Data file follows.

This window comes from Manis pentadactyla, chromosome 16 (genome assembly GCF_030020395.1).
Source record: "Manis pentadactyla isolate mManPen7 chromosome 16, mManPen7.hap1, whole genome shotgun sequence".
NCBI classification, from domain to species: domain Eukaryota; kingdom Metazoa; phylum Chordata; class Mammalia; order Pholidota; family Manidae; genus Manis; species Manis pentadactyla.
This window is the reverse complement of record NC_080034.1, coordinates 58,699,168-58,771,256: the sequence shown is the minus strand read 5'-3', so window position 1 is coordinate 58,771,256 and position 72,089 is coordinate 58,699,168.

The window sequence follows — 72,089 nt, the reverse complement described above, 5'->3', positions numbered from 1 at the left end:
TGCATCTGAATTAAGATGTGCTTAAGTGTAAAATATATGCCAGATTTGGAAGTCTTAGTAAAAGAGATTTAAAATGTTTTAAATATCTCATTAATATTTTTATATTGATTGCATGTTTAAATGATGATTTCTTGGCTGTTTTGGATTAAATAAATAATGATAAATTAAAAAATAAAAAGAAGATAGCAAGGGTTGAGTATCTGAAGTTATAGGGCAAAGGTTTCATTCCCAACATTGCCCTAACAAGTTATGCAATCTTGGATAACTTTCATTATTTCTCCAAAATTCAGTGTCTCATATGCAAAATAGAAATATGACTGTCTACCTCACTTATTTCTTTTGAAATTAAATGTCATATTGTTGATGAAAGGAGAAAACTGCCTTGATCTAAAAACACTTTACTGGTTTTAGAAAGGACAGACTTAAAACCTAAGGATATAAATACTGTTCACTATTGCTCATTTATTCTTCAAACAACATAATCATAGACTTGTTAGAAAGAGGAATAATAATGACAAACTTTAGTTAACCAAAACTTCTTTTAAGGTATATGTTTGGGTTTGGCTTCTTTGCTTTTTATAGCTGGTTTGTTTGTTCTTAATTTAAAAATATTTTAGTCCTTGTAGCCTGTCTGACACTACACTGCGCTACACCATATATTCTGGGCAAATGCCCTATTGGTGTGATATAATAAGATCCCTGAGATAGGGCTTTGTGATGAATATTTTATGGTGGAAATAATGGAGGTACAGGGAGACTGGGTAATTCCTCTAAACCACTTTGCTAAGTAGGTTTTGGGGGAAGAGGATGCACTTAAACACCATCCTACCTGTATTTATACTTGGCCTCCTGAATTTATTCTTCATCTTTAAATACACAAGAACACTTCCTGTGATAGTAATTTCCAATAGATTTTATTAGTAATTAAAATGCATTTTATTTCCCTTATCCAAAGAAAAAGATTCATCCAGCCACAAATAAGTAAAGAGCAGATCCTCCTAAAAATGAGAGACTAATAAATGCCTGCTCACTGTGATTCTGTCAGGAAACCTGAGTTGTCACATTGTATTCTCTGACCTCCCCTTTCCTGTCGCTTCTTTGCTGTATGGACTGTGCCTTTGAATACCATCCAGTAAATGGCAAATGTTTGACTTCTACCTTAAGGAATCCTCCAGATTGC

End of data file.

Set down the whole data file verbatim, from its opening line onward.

This window comes from Manis pentadactyla, chromosome 16 (genome assembly GCF_030020395.1).
Source record: "Manis pentadactyla isolate mManPen7 chromosome 16, mManPen7.hap1, whole genome shotgun sequence".
NCBI classification, from domain to species: domain Eukaryota; kingdom Metazoa; phylum Chordata; class Mammalia; order Pholidota; family Manidae; genus Manis; species Manis pentadactyla.
This window is the reverse complement of record NC_080034.1, coordinates 58,699,168-58,771,256: the sequence shown is the minus strand read 5'-3', so window position 1 is coordinate 58,771,256 and position 72,089 is coordinate 58,699,168.

The window sequence follows — 72,089 nt, the reverse complement described above, 5'->3', positions numbered from 1 at the left end:
TGCATCTGAATTAAGATGTGCTTAAGTGTAAAATATATGCCAGATTTGGAAGTCTTAGTAAAAGAGATTTAAAATGTTTTAAATATCTCATTAATATTTTTATATTGATTGCATGTTTAAATGATGATTTCTTGGCTGTTTTGGATTAAATAAATAATGATAAATTAAAAAATAAAAAGAAGATAGCAAGGGTTGAGTATCTGAAGTTATAGGGCAAAGGTTTCATTCCCAACATTGCCCTAACAAGTTATGCAATCTTGGATAACTTTCATTATTTCTCCAAAATTCAGTGTCTCATATGCAAAATAGAAATATGACTGTCTACCTCACTTATTTCTTTTGAAATTAAATGTCATATTGTTGATGAAAGGAGAAAACTGCCTTGATCTAAAAACACTTTACTGGTTTTAGAAAGGACAGACTTAAAACCTAAGGATATAAATACTGTTCACTATTGCTCATTTATTCTTCAAACAACATAATCATAGACTTGTTAGAAAGAGGAATAATAATGACAAACTTTAGTTAACCAAAACTTCTTTTAAGGTATATGTTTGGGTTTGGCTTCTTTGCTTTTTATAGCTGGTTTGTTTGTTCTTAATTTAAAAATATTTTAGTCCTTGTAGCCTGTCTGACACTACACTGCGCTACACCATATATTCTGGGCAAATGCCCTATTGGTGTGATATAATAAGATCCCTGAGATAGGGCTTTGTGATGAATATTTTATGGTGGAAATAATGGAGGTACAGGGAGACTGGGTAATTCCTCTAAACCACTTTGCTAAGTAGGTTTTGGGGGAAGAGGATGCACTTAAACACCATCCTACCTGTATTTATACTTGGCCTCCTGAATTTATTCTTCATCTTTAAATACACAAGAACACTTCCTGTGATAGTAATTTCCAATAGATTTTATTAGTAATTAAAATGCATTTTATTTCCCTTATCCAAAGAAAAAGATTCATCCAGCCACAAATAAGTAAAGAGCAGATCCTCCTAAAAATGAGAGACTAATAAATGCCTGCTCACTGTGATTCTGTCAGGAAACCTGAGTTGTCACATTGTATTCTCTGACCTCCCCTTTCCTGTCGCTTCTTTGCTGTATGGACTGTGCCTTTGAATACCATCCAGTAAATGGCAAATGTTTGACTTCTACCTTAAGGAATCCTCCAGATTGC